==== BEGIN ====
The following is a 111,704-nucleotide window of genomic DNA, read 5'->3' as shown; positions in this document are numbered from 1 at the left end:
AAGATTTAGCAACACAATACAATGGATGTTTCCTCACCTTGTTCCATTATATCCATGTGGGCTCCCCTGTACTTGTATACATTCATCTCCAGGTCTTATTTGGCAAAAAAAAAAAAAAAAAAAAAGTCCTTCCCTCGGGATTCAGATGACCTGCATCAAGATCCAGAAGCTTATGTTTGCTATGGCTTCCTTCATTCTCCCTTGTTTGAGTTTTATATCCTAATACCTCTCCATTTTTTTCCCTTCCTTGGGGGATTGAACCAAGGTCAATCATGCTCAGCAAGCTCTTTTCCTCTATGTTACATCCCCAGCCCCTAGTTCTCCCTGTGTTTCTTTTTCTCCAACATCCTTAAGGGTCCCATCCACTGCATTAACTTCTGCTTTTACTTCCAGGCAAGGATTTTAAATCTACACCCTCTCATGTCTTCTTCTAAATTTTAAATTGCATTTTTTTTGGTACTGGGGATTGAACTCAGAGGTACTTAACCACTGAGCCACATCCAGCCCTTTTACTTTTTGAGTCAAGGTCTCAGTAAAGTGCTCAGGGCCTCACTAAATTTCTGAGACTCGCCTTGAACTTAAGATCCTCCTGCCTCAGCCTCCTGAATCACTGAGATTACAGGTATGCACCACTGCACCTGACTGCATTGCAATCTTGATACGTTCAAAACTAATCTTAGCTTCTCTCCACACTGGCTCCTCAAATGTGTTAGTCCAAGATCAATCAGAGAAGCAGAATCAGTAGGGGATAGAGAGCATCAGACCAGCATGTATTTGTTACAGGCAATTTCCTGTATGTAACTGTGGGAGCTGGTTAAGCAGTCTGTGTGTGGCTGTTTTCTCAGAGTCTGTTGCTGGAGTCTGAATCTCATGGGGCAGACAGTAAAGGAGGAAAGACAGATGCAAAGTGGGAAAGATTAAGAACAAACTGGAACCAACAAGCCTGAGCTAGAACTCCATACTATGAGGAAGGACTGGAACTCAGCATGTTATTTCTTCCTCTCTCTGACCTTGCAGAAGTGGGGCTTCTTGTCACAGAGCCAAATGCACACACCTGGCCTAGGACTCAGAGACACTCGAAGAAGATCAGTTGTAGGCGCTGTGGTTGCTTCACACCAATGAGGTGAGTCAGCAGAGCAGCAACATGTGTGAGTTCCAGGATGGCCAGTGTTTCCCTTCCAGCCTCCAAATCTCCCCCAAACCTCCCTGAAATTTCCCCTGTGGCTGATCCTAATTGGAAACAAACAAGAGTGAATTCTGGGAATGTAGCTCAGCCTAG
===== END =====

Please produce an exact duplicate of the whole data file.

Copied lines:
The following is a 111,704-nucleotide window of genomic DNA, read 5'->3' as shown; positions in this document are numbered from 1 at the left end:
AAGATTTAGCAACACAATACAATGGATGTTTCCTCACCTTGTTCCATTATATCCATGTGGGCTCCCCTGTACTTGTATACATTCATCTCCAGGTCTTATTTGGCAAAAAAAAAAAAAAAAAAAAAGTCCTTCCCTCGGGATTCAGATGACCTGCATCAAGATCCAGAAGCTTATGTTTGCTATGGCTTCCTTCATTCTCCCTTGTTTGAGTTTTATATCCTAATACCTCTCCATTTTTTTCCCTTCCTTGGGGGATTGAACCAAGGTCAATCATGCTCAGCAAGCTCTTTTCCTCTATGTTACATCCCCAGCCCCTAGTTCTCCCTGTGTTTCTTTTTCTCCAACATCCTTAAGGGTCCCATCCACTGCATTAACTTCTGCTTTTACTTCCAGGCAAGGATTTTAAATCTACACCCTCTCATGTCTTCTTCTAAATTTTAAATTGCATTTTTTTTGGTACTGGGGATTGAACTCAGAGGTACTTAACCACTGAGCCACATCCAGCCCTTTTACTTTTTGAGTCAAGGTCTCAGTAAAGTGCTCAGGGCCTCACTAAATTTCTGAGACTCGCCTTGAACTTAAGATCCTCCTGCCTCAGCCTCCTGAATCACTGAGATTACAGGTATGCACCACTGCACCTGACTGCATTGCAATCTTGATACGTTCAAAACTAATCTTAGCTTCTCTCCACACTGGCTCCTCAAATGTGTTAGTCCAAGATCAATCAGAGAAGCAGAATCAGTAGGGGATAGAGAGCATCAGACCAGCATGTATTTGTTACAGGCAATTTCCTGTATGTAACTGTGGGAGCTGGTTAAGCAGTCTGTGTGTGGCTGTTTTCTCAGAGTCTGTTGCTGGAGTCTGAATCTCATGGGGCAGACAGTAAAGGAGGAAAGACAGATGCAAAGTGGGAAAGATTAAGAACAAACTGGAACCAACAAGCCTGAGCTAGAACTCCATACTATGAGGAAGGACTGGAACTCAGCATGTTATTTCTTCCTCTCTCTGACCTTGCAGAAGTGGGGCTTCTTGTCACAGAGCCAAATGCACACACCTGGCCTAGGACTCAGAGACACTCGAAGAAGATCAGTTGTAGGCGCTGTGGTTGCTTCACACCAATGAGGTGAGTCAGCAGAGCAGCAACATGTGTGAGTTCCAGGATGGCCAGTGTTTCCCTTCCAGCCTCCAAATCTCCCCCAAACCTCCCTGAAATTTCCCCTGTGGCTGATCCTAATTGGAAACAAACAAGAGTGAATTCTGGGAATGTAGCTCAGCCTAG